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Michigan Residents Suing Federal Government Saying Mandatory Health Insurance Purchase Unconstitutional

March 23, 2010

Michigan is joining other states fighting Obama’s health insurance purchase mandate.  The local news here in Michigan is covering the lawsuit filed by a Christian group alleging that President Obama’s plan to mandate the purchase of health insurance premiums is unconstitutional:

DETROIT — A Michigan-based Christian legal advocacy group is suing the federal government to stop the massive health care overhaul, claiming it’s unconstitutional.

The lawsuit was filed immediately after President Barack Obama signed the overhaul bill Tuesday. It names Obama and the leaders of the U.S. departments of Health and Human Services, Treasury and Justice in their official capacities.

The Thomas More Law Center of Ann Arbor says the lawsuit was filed on behalf of itself and four people from southeast Michigan who don’t have private health insurance and object to being told to purchase coverage.

The lawsuit was filed in U.S. District Court for the Eastern District of Michigan.

The lawsuit comes as attorneys general from 13 states sued to stop the overhaul…

Lawsuits against the federal government were filed, in some cases, just seven minutes after Obama signed the bill into law:

The lawsuit was filed in Pensacola after the Democratic president signed the 10-year, $938 billion bill the House passed Sunday night.

“The Constitution nowhere authorizes the United States to mandate, either directly or under threat of penalty, that all citizens and legal residents have qualifying health care coverage,” the lawsuit says.

Legal experts say it has little chance of succeeding because, under the Constitution, federal laws trump state laws.

Florida Attorney General Bill McCollum is taking the lead and is joined by attorneys general from South Carolina, Nebraska, Texas, Michigan, Utah, Pennsylvania, Alabama, South Dakota, Idaho, Washington, Colorado and Louisiana. All are Republicans except James “Buddy” Caldwell of Louisiana, a Democrat.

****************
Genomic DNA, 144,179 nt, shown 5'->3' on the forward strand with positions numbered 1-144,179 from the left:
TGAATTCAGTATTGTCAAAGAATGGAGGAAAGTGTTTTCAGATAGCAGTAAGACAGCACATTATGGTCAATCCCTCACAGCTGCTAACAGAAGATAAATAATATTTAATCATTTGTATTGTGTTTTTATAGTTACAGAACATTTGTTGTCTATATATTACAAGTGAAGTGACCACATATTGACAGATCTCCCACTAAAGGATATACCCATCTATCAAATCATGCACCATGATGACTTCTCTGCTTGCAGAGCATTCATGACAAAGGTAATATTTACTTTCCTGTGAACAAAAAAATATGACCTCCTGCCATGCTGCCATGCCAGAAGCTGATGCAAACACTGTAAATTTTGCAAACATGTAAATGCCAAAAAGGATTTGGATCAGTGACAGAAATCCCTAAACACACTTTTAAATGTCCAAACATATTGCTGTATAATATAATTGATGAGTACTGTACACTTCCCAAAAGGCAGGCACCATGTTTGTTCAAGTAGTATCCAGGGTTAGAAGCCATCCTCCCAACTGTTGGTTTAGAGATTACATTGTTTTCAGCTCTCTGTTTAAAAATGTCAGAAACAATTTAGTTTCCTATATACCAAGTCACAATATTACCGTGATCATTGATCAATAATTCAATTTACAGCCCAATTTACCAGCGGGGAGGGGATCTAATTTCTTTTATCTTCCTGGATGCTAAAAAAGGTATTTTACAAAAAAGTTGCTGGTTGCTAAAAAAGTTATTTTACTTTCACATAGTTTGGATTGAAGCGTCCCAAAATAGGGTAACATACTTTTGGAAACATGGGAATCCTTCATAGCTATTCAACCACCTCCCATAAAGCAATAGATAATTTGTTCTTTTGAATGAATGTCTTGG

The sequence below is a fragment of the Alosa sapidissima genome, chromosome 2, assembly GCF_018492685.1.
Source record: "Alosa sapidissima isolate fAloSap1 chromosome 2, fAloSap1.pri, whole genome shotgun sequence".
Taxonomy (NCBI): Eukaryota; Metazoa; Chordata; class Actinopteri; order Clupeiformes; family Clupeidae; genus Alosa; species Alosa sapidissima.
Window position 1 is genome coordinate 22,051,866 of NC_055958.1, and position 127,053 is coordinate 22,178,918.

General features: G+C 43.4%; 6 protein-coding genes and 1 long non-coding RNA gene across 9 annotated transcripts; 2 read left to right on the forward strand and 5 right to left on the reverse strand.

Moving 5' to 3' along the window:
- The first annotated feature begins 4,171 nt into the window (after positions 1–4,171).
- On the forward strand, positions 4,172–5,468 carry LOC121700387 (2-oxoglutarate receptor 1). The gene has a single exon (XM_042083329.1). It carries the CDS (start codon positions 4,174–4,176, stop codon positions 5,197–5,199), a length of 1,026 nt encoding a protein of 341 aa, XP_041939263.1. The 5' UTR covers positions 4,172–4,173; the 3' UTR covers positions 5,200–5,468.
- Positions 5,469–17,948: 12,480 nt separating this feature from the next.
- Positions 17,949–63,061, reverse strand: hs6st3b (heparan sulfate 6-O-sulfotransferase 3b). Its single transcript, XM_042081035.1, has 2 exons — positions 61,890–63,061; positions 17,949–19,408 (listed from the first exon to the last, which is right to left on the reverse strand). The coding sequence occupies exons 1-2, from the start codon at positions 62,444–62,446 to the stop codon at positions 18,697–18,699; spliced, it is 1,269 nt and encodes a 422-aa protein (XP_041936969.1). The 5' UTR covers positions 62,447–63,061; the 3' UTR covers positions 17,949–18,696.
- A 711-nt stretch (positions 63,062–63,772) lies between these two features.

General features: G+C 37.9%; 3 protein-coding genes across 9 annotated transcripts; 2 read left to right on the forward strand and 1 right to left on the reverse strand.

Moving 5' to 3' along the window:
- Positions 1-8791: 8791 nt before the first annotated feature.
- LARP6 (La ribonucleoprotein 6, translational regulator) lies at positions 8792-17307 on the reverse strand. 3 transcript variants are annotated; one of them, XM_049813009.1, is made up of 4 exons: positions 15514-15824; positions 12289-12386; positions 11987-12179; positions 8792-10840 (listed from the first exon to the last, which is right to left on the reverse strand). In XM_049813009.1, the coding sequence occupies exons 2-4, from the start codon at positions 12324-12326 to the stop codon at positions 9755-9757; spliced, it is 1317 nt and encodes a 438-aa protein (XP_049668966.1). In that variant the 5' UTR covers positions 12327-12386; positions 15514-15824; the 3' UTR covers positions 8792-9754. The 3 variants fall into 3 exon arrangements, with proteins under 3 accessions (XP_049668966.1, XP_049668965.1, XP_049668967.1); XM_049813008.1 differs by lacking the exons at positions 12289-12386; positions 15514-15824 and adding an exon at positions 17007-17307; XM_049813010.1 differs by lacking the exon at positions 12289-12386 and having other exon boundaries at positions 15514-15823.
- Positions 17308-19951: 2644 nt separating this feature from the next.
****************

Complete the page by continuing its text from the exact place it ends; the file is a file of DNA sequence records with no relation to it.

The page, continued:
Some states are considering separate lawsuits — Virginia filed its own Tuesday — and still others may join the multistate suit. In Michigan, the Thomas More Law Center of Ann Arbor, a Christian legal advocacy group, sued on behalf of itself and four people it says don’t have private health insurance and object to being told they have to purchase it.

McCollum, who is running for governor, argues the bill will cause “substantial harm and financial burden” to the states.

The lawsuit claims the bill violates the 10th Amendment, which says the federal government has no authority beyond the powers granted to it under the Constitution, by forcing the states to carry out its provisions but not reimbursing them for the costs.

It also says the states can’t afford the new law. Using Florida as an example, the lawsuit says the overhaul will add almost 1.3 million people to the state’s Medicaid rolls and cost the state an additional $150 million in 2014, growing to $1 billion a year by 2019.

“We simply cannot afford to do the things in this bill that we’re mandated to do,” McCollum said at a press conference after filing the suit. He said the Medicaid expansion in Florida will cost $1.6 billion.

“That’s not possible or practical to do in our state,” he said. “It’s not realistic, it’s not right, and it’s very, very wrong.”

South Carolina Attorney General Henry McMaster, who is also running for governor, said the lawsuit was necessary to protect his state’s sovereignty.

“A legal challenge by the states appears to be the only hope of protecting the American people from this unprecedented attack on our system of government,” he said.

But Lawrence Friedman, a professor who teaches constitutional law at the New England School of Law in Boston, said before the suit was filed that it has little chance of success. He said he can’t imagine a scenario where a judge would stop implementation of the health care bill.